Metal Gear Rising: Revengeance Review

By Michael DiMauro on

About Michael DiMauro

Michael founded GeeklyInc with Tim Lanning way back in 2013 when they realized they had two podcasts and needed a place to stick them. Since then, Geekly has grown and taken off in ways Michael could have never imagined.



In Metal Gear Solid 2, gamers were presented with a bait and switch. They thought they were going to play Solid Snake, and ended up stuck with a whiney unknown character named Raiden. Many years went by before Kojima’s strange obsession with the character resurfaced in Metal Gear Solid 4. In that time Raiden had become a lot more interesting –  as well as transforming into a cyborg ninja. The problem with MGS4 was that all the amazing things that Raiden pulled off happened during cut scenes. If you take the new, cooler blade wielding Raiden and add in the ability to actually control him while he is pulling off super-human ninja moves, then you have Metal Gear Rising: Revengeance.

“Power fantasy” it putting it mildly when you think about how you play Rising. There are some half-hearted stealth sequences, but there is nothing stopping you from plowing right through the middle of said sequences with sword flailing. PlatinumGames, masters of the action game, developed Rising and their fingerprints are all over the title. To parry, Raiden makes an attack towards his enemy, Rising’s version of cover is the ninja run, which makes Raiden invulnerable to enemy bullets – Raiden dashes around automatically cutting bullets out of the air with his sword.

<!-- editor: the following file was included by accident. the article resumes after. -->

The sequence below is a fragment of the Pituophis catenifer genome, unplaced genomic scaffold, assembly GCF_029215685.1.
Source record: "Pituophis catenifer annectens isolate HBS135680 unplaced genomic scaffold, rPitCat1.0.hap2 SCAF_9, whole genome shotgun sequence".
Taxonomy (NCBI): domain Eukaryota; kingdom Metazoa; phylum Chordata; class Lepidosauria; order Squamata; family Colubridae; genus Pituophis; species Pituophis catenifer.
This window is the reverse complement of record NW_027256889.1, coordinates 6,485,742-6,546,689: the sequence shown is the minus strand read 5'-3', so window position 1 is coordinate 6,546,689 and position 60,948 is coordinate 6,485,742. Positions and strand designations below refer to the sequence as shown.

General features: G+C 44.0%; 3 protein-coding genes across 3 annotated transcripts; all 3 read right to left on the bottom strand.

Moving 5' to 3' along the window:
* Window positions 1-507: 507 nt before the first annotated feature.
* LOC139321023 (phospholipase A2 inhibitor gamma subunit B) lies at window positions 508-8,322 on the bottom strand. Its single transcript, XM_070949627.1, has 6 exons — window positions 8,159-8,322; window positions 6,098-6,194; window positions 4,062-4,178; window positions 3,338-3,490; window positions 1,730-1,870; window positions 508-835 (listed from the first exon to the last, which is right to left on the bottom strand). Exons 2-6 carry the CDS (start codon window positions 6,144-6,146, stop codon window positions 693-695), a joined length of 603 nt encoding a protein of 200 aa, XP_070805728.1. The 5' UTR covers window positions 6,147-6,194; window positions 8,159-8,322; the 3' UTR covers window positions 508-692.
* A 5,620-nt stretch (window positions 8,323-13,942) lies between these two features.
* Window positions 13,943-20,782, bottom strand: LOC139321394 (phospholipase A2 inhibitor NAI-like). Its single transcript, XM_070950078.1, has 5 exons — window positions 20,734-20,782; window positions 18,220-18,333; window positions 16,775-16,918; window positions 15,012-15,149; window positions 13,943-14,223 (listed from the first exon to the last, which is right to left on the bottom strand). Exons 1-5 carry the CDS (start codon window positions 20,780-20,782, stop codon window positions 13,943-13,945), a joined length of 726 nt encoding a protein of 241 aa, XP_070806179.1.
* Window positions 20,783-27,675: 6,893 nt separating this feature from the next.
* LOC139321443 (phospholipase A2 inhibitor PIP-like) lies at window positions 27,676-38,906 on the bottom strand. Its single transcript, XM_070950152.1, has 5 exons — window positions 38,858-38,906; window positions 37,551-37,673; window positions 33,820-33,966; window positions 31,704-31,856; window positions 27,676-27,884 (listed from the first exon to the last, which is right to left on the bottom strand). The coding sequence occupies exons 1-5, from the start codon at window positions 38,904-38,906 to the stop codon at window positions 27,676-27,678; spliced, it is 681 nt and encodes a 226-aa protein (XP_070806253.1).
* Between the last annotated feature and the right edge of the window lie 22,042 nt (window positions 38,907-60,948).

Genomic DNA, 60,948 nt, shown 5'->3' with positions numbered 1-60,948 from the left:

The only time the action slows down is when Raiden enters “blade mode”. If he has enough fuel cells, Raiden can slow down time to a crawl, and freely swing his sword with the right analog stick, or line up horizontal and vertical slices which are then enacted with your controller’s face buttons. Stunned or vulnerable enemies will literally be sliced into smaller and smaller pieces. Raiden’s cyborg vision allows him to see a red box on defeated enemies while in blade mode. Slice through that and he can perform a “Zandatsu”, which exposes the enemy cyborg’s chewy center and allows Raiden to rip out what looks like a glowing blue spine. The maneuver completely refills Raiden’s health and fuel cells, making the Zandatsu the lynchpin of successful combat, especially since entering blade mode quickly drains Raiden’s fuel cells. Lesser enemies quickly start to look like ambulatory health packs.

Don’t take this to mean that Rising is a walk in the park. Even lesser enemies can quickly put Raiden on his back if he isn’t careful. Bosses and mini-bosses often have armor or even limbs that have to be cut off in blade mode before they can be properly zandatsued.


The narrative in Rising is erratic at best. At times it is silly or cheesy but self-aware and other times (especially in the last chapter), it is atrociously heavy-handed with the message it is trying to deliver. I did find myself enjoying some of the back and forth with Raiden’s pet cyborg wolf, but boy, some of the codec dialogs were brutal to sit through. Especially considering Rising is a relatively short experience.

Metal Gear Rising: Revengeance is at its best when Raiden is dashing from enemy to enemy, cutting them into little teeny bits. The action hardly ever takes a breather, and the end result is a very fun experience.

4 stars

This review is based on a retail copy of Metal Gear Rising: Revengeance for the Xbox 360 provided by Konami. It is also available on the PS3.

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